Related IP activities: Operation and diagnosis of photovoltaic plants

Addressed IP targets: Reduction of the cost of key technologies

Funding Scheme: ERA.NET

% of PV in the project: 100

Total budget: € 460080

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HighLite - High-performance low-cost modules with excellent environmental profiles for a competitive EU PV manufacturing industry

At present, the vast majority of PV modules manufactured in the EU are based on imported crystalline silicon (c-Si) solar cells, mostly standard Aluminium Back Surface Field (Al-BSF) technology or Passivated Emitter and Rear Cell (PERC) technology, and conventional cell interconnection technology (soldering of flat ribbons). This results in PV modules with moderate performance and relatively poor environmental profiles (mostly due to the high CO2 footprint of the imported cells).

The HighLite project aims to substantially improve the competitiveness of the EU PV manufacturing industry by developing knowledge-based manufacturing solutions for high-performance low-cost modules with excellent environmental profiles (low CO2 footprint, enhanced durability, improved recyclability). To achieve this, the HighLite project focuses on thin (down to 100 μm) high-efficiency crystalline silicon solar cells with passivating contacts and capitalizes on the learnings from previous large funded projects. In HighLite, a unique consortium of experienced industrial actors and leading institutes will work collectively to develop, optimize, and bring to high technology readiness levels (TRL 6-7) innovative solutions at both cell and module levels. In practice, HighLite will demonstrate high-efficiency ¼ size (or smaller) cut solar cells (silicon heterojunction cells with efficiency η ≥ 23.3%, interdigitated back-contact cells with η ≥ 24.3%; only 0.2% less than full size cells) in pilot-line manufacturing. Industrial tools will be developed in the project for assembling these cut-cells into high-efficiency modules tailored for various distributed generation (DG) applications. More specifically, the following developments will take place:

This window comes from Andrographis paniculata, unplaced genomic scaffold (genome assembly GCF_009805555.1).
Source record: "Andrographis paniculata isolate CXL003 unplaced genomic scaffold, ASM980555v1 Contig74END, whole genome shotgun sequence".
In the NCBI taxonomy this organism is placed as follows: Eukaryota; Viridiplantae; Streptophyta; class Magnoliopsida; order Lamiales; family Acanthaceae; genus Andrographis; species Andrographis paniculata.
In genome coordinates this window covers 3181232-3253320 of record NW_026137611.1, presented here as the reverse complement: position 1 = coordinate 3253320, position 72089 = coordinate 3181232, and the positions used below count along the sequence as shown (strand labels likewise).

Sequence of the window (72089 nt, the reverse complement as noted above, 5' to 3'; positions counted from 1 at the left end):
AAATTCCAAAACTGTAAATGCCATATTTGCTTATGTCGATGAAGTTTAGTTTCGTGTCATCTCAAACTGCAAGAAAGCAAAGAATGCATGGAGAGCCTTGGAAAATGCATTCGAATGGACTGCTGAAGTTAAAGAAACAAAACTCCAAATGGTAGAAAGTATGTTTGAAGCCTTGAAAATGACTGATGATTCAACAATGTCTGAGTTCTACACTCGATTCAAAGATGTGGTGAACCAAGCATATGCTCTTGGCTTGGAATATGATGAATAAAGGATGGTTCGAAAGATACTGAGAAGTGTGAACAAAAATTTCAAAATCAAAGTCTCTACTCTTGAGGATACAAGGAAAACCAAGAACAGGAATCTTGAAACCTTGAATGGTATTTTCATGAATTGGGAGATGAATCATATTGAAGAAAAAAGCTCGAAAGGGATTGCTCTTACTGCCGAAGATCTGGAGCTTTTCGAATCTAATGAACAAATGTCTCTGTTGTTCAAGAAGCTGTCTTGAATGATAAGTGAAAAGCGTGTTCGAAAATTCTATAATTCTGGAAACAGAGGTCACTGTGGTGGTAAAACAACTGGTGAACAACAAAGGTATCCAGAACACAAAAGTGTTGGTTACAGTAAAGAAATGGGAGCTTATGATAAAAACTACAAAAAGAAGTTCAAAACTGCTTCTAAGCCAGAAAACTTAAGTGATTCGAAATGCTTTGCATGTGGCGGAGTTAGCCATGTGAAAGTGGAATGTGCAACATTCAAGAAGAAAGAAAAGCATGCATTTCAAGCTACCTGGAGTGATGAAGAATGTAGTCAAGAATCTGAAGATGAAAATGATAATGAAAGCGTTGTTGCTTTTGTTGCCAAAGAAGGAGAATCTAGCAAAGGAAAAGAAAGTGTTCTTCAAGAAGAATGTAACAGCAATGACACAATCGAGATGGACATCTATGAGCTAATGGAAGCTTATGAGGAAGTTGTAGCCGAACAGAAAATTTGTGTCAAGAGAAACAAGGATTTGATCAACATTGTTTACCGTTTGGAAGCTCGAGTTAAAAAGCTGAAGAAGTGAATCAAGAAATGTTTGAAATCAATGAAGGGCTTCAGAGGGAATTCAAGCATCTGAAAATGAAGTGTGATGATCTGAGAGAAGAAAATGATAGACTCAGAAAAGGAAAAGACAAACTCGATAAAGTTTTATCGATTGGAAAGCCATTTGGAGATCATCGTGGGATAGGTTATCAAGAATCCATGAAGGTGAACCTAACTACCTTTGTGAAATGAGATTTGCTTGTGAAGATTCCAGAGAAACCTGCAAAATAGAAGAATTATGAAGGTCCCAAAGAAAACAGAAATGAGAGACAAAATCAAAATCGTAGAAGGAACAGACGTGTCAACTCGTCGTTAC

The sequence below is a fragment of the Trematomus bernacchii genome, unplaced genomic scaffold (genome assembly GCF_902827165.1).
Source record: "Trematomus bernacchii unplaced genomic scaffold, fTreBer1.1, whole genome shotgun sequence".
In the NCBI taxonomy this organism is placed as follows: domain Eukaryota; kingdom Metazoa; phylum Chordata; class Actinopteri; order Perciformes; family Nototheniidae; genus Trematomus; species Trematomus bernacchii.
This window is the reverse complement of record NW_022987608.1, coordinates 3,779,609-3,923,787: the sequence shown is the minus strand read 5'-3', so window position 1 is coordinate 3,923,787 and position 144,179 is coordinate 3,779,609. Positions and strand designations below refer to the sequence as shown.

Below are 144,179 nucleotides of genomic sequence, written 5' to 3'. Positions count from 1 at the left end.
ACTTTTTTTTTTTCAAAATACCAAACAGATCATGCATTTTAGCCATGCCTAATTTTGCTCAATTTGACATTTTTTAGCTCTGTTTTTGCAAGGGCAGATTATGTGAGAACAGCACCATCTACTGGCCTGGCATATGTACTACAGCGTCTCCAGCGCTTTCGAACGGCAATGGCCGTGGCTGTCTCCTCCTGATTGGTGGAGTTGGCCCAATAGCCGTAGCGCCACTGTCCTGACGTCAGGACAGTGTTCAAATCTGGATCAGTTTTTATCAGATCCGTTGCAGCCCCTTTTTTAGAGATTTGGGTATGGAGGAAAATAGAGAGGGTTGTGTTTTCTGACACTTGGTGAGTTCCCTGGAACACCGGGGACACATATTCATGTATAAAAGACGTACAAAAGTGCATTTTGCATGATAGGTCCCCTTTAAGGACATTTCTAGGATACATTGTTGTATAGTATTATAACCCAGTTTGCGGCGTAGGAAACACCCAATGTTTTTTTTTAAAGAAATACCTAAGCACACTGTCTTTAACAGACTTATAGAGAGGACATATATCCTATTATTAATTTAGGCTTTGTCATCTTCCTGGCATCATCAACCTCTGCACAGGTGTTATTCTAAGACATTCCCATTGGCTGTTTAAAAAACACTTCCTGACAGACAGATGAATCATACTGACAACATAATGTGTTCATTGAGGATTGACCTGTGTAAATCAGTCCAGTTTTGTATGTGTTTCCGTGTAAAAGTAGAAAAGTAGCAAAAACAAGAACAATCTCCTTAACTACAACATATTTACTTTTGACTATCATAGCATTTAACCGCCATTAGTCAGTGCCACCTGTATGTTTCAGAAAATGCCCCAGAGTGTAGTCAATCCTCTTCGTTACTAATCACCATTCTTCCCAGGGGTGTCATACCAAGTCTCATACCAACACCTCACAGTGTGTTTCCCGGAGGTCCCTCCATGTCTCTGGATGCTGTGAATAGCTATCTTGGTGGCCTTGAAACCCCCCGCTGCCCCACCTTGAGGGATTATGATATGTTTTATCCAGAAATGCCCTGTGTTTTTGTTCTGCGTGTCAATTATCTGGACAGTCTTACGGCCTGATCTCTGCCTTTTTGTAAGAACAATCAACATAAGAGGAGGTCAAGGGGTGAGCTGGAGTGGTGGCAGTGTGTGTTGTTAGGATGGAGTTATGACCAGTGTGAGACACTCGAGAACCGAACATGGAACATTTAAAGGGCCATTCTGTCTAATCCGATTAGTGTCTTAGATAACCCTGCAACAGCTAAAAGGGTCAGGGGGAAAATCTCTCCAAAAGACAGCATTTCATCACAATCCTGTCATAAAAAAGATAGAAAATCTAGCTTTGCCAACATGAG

1. building-applied PV modules with η ≥ 22% and a carbon footprint ≤ 250 kg-eq.CO2/kWp,
2. building-integrated PV modules with η ≥ 21% and improved shading tolerance,
3. 3D-curved vehicle-integrated PV modules with η ≥ 20% and a weight ≤ 5 kg/m2.

Finally, HighLite aims to show improved cost and performance (both through indoor testing and outdoor demonstrators) against state-of-the-art commercially available modules. Altogether, it is expected that the solutions developed in HighLite will:

1. create more demand in Europe and worldwide for such DG products,
2. significantly improve the competitiveness of industrial actors that are part of the consortium, and
3. trigger significant investment in the EU PV industry.


Related IP activities: PV for BIPV and similar applications,Technologies for silicon solar cells and modules with higher quality,Manufacturing technologies

Addressed IP targets: Reduction of the cost of key technologies ,Enabling mass realization of NZEB by BIPV through the establishment of structural collaborative innovation efforts between the PV sector and key sectors from the building industry ,Major advances in manufacturing and installation

Funding Scheme: H2020

% of PV in the project: 100

Total budget: € 15119008.8

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ANALYST PV

Modern photovoltaic (PV) technologies are highly efficient and productive and can last up to 25 years and more. However, continuous maintenance is needed to keep them operating at top capacity. An estimated 30% of PV plants underperform, and current maintenance practices fall short in reliably identifying faults in PV equipment.
The ANALYST PV consortium will develop a fault diagnosis framework that relies on Internet of Things (IoT) sensors, AI-enabled root cause analysis and automatic image analysis. The proof of concept will be used to simplify practices for preventative PV asset management using the power of data.


Related IP activities: Operation and diagnosis of photovoltaic plants

Addressed IP targets: Further enhancement of lifetime, quality and sustainability and hence improving environmental performance

Funding Scheme: Other (imec.icon)

% of PV in the project: 100

Total budget: € 192971948

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JUMP2Excel